My friend Alison told me a story the other day about her husband and her eight year-old daughter. While on a family camping trip over the long Fourth of July weekend, little Jade asked her parents, “Why do people have sex?”
Alison and Cooper were shocked. Like so many parents, they weren’t ready for the question; even those moms and dads who prepare themselves well to talk about the subject get thrown off by the timing or wording of these first queries about sex. And as Alison told me, she and Cooper expected to have the “sex talk” with Jade when she was ten or eleven at the earliest. Not eight.
Before Alison could say anything, her husband blurted out. “People have sex because it feels good.”
“Oh”, Jade said, and went back to eating dinner, uninterested in continuing the conversation.
Cooper was beside himself, telling Alison that he felt like an idiot for giving their daughter that answer. “I don’t know what I was thinking; it was the first thing that came into my head”, he said. His wife reassured him that they could have a more detailed conversation with Jade when she was a little bit older, but for now the answer was honest and fine. Cooper wasn’t convinced, and second-guessed himself for the rest of the family camping trip.
As I told Allie yesterday, her husband didn’t get it wrong at all. In fact, from a developmental standpoint, he gave the best one-sentence answer he could possibly have given. “Give him a high-five from me”, I said, “Coop nailed it.”
So many adults are fearful that telling kids that sex is pleasurable will simply encourage young people to have it before they are physically and emotionally ready for the consequences. Better, they imagine, to emphasize that it’s important to wait and to stress the risks. But as it turns out, centering pleasure is a great way to minimize the chances that a teen will be pressured into doing something that they don’t want to do.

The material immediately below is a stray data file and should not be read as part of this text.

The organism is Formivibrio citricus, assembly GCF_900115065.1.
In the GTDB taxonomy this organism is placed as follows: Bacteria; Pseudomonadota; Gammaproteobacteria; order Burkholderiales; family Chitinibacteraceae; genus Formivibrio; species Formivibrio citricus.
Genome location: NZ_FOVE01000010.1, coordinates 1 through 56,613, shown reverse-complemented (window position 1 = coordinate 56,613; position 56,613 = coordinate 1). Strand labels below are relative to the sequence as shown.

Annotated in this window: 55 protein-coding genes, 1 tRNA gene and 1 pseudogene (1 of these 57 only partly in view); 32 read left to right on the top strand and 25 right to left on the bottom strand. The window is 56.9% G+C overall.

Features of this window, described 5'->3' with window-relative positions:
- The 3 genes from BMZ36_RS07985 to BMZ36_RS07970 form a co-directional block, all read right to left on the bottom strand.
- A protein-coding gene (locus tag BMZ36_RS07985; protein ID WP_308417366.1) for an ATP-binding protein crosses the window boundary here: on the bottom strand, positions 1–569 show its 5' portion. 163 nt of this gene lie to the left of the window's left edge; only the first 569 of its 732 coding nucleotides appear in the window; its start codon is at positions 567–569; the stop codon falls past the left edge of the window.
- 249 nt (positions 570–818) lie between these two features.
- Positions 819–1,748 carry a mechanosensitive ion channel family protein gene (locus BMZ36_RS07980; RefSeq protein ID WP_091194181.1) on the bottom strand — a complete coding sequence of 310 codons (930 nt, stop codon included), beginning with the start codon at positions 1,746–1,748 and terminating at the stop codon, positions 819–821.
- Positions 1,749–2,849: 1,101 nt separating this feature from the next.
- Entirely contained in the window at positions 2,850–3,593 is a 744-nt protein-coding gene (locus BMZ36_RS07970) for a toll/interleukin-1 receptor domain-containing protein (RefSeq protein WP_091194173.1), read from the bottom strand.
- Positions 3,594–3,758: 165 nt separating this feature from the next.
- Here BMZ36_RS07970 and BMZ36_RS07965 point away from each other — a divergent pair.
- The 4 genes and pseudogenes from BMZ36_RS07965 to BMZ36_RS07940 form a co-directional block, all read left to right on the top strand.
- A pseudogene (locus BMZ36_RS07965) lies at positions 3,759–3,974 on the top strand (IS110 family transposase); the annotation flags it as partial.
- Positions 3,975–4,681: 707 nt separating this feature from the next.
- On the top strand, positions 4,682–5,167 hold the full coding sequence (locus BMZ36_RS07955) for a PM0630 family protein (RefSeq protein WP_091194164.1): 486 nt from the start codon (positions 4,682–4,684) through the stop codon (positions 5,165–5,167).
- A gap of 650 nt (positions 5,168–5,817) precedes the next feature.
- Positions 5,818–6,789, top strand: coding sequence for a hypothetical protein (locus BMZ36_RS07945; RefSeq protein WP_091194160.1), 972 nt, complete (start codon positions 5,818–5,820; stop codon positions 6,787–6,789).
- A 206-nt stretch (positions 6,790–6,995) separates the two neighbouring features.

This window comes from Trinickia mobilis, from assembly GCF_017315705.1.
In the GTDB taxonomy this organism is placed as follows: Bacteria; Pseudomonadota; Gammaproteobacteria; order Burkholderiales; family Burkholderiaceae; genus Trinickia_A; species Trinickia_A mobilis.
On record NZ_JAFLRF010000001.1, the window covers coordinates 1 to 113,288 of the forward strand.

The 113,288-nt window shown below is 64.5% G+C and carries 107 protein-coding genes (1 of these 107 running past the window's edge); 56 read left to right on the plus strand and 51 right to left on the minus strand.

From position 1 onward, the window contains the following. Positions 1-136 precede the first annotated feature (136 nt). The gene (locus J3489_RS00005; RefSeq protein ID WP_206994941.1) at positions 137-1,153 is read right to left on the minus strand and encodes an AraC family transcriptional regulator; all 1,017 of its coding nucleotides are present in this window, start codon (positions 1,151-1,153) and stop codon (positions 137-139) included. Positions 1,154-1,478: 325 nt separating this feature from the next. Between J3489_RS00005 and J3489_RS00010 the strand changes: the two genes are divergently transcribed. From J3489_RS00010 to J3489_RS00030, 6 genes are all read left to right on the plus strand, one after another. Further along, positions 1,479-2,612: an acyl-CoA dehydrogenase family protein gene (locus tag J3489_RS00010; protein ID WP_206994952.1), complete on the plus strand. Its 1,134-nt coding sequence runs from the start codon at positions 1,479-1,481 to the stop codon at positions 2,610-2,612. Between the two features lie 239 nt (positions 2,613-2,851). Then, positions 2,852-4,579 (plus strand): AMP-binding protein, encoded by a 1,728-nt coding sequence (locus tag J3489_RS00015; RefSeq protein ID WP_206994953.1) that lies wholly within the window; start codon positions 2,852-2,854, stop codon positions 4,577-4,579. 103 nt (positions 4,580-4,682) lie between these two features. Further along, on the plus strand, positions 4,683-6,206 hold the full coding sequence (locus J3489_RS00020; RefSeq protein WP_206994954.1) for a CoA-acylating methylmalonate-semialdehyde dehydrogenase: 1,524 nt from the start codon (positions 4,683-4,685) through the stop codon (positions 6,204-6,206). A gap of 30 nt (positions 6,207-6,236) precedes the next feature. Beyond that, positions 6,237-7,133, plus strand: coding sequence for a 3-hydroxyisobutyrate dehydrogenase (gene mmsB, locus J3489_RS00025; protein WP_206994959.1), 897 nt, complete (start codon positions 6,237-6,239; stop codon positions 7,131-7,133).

When we tell girls that sex is something people do when they love each other, it sets them up to believe that sex is sacrificial. So when Jassie falls in love with Bobby, and Bobby pushes for intercourse, she’s conditioned to focus on “giving it up” for him rather than on thinking about what feels good for her. The more she’s taught that her pleasure matters, the less likely she’ll be coerced into going farther than her body is ready to go. “It’s supposed to feel good”, she may remember, “and right now, being rushed and pawed doesn’t feel good. So I want to stop.” Centering pleasure gives young women a power that centering love doesn’t.
The same is true with boys. When we teach them that sex is about feeling good, we remind them that it isn’t about “losing it.” We think of adolescent boys as hormone-addled horndogs, and many of them are. (There are some pretty damn horny teenage girls too, though we’re less comfortable acknowledging that.) But what drives so many boys to focus on having heterosexual intercourse isn’t the pursuit of pleasure for either themselves or their partners. It’s the longing to “become a man” or to “score” in a competition that’s really about winning praise and validation from other men. Pleasure becomes less important than being a “stud” in other boys’ eyes. That’s not a lot of fun.
So Cooper got it exactly right. While there are other reasons why people have sex, the desire to give and share pleasure is perhaps the most basic. And the more we center pleasure in our discussions with children, the more we equip them to say no to what hurts, what’s coerced, and what’s unwanted. And the more we empower them to say “yes” only to what feels good.
That’s the best foundation for good sex education I know.